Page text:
Nuisance and Anti-Social Behaviour
4.8 Nuisance and Anti-Social Behaviour
Anti social behaviour (ASB) is any behaviour which causes or is likely to
cause harassment, alarm or distress to one or more persons not of the
same household. Examples include, but are not limited to, noise, violence,
abuse, threats and use of the property for illegal drugs. Adequate checks
prior to letting should minimise the risk of letting to someone who is
likely to behave anti-socially and the tenancy agreement should include
appropriate clauses about anti-social behaviour. Some local authorities
include a licence condition for premises which require a licence under the
Housing Act 2004 stating that landlords must take reasonable action to
prevent and, where necessary, to remedy anti-social behaviour.
Tenants may be the perpetrator or the victim.
In all cases there is a risk of repercussions and landlords should consider
their actions carefully and take advice before acting. Sometimes the police
or the local authority may contact the landlord if there is a problem in one
of their properties and it is important to try to work with them to resolve
A range of measures can be used including mediation, Closure Orders,
Anti Social Behaviour Order (ASBO) and/or eviction depending on the
circumstances and seriousness of the situation. Some councils offer
mediation services but all parties have to agree to co-operate for it to work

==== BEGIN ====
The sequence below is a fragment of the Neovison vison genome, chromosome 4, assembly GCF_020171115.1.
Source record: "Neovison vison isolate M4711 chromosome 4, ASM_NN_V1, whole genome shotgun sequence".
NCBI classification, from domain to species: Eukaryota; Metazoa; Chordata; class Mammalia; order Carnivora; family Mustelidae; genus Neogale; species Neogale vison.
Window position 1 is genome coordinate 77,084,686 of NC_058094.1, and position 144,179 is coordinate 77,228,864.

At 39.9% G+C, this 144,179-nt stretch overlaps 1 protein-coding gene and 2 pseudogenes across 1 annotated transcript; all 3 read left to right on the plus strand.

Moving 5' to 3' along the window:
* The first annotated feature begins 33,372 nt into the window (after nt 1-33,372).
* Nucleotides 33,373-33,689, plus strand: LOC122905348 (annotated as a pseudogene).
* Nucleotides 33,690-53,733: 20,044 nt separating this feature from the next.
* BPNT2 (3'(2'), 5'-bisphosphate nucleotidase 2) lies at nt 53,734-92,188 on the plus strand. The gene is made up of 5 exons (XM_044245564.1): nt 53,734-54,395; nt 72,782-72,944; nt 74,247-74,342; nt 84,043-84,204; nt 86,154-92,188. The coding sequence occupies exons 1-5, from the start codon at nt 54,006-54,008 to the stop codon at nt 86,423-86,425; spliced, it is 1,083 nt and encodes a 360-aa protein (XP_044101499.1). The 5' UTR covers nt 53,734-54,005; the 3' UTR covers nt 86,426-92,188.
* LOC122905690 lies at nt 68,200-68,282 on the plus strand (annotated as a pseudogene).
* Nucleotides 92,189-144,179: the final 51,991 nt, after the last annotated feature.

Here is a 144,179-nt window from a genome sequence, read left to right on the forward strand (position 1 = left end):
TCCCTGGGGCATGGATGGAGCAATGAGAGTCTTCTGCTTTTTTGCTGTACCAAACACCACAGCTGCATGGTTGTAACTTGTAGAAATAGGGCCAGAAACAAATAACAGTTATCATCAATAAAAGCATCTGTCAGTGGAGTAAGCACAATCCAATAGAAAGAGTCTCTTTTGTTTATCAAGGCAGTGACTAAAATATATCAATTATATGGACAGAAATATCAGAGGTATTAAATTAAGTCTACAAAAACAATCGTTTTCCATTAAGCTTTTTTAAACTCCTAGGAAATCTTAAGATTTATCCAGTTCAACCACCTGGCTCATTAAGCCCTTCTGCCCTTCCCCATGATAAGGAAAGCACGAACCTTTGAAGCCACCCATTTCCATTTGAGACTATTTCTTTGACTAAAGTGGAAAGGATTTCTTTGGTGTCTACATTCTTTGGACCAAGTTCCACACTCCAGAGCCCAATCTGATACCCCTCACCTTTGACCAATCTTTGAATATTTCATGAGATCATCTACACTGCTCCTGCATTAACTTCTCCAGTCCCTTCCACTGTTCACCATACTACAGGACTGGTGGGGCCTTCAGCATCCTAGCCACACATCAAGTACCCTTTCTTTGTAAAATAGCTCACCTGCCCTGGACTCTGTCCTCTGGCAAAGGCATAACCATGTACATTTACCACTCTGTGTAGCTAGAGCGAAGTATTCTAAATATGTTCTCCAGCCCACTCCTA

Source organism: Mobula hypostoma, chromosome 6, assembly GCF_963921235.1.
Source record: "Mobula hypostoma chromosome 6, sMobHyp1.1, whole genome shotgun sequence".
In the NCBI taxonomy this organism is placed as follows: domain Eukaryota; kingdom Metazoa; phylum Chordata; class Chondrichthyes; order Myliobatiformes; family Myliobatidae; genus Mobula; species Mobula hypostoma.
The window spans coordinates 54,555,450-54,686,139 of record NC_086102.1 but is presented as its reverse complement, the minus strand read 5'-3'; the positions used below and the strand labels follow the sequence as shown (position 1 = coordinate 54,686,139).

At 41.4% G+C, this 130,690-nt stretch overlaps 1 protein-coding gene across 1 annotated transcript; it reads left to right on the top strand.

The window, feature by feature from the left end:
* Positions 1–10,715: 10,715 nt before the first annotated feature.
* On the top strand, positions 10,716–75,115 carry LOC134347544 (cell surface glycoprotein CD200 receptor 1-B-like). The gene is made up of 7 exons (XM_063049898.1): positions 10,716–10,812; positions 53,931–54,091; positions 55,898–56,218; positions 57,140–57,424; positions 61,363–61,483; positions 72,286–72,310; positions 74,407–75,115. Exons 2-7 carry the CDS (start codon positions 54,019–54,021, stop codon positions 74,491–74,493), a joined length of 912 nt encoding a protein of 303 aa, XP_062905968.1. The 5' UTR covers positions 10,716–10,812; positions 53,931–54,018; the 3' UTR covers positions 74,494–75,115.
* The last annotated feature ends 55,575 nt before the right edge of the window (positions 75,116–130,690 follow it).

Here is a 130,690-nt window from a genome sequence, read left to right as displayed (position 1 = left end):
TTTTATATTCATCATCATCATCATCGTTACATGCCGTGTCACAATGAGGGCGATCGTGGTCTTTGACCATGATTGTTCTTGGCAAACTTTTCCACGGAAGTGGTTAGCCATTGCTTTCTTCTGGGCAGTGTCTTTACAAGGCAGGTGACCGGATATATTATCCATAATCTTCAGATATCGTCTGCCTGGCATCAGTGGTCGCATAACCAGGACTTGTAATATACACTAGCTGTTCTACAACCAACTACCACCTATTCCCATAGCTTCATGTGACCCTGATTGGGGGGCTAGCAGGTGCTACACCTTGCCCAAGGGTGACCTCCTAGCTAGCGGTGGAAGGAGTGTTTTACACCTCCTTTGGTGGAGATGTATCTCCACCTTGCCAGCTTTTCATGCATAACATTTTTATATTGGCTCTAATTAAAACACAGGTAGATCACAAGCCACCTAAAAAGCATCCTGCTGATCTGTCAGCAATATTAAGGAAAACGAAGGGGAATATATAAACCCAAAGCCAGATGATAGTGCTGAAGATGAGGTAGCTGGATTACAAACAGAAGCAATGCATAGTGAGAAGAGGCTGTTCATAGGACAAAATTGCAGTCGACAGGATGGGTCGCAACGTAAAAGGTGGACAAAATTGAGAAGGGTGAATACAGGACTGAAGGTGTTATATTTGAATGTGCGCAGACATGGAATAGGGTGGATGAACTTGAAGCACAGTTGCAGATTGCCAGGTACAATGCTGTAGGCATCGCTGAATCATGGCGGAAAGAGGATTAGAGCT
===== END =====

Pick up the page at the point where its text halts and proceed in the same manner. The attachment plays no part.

and it tends not to be appropriate in all cases, particularly in circumstances
involving drugs or violence.
In cases of noise from the property contact the Environmental Health
Department as they may be able to take enforcement action against the
perpetrator including prosecution and seizing equipment.
If a landlord is aware of or suspects violence or drug-related activity, seek
advice from the local anti-social behaviour team/coordinator or the police
before acting. They may be able to assist by taking action themselves, for
example by making an Anti-Social Behaviour Order on an individual or a
Closure Order on the premises where anti-social behaviour is associated
with Class A drugs. The latter does not terminate the tenancy but it can last
for three to six months giving an opportunity to terminate the tenancy and
stop the perpetrator moving back in. If a tenant is at fault, and it is safe to do
so, landlords may wish to discuss the situation with them or write to them.
If evidence of the anti-social behaviour is needed, the police or the Anti
Social Behaviour Coordinator may be able to help.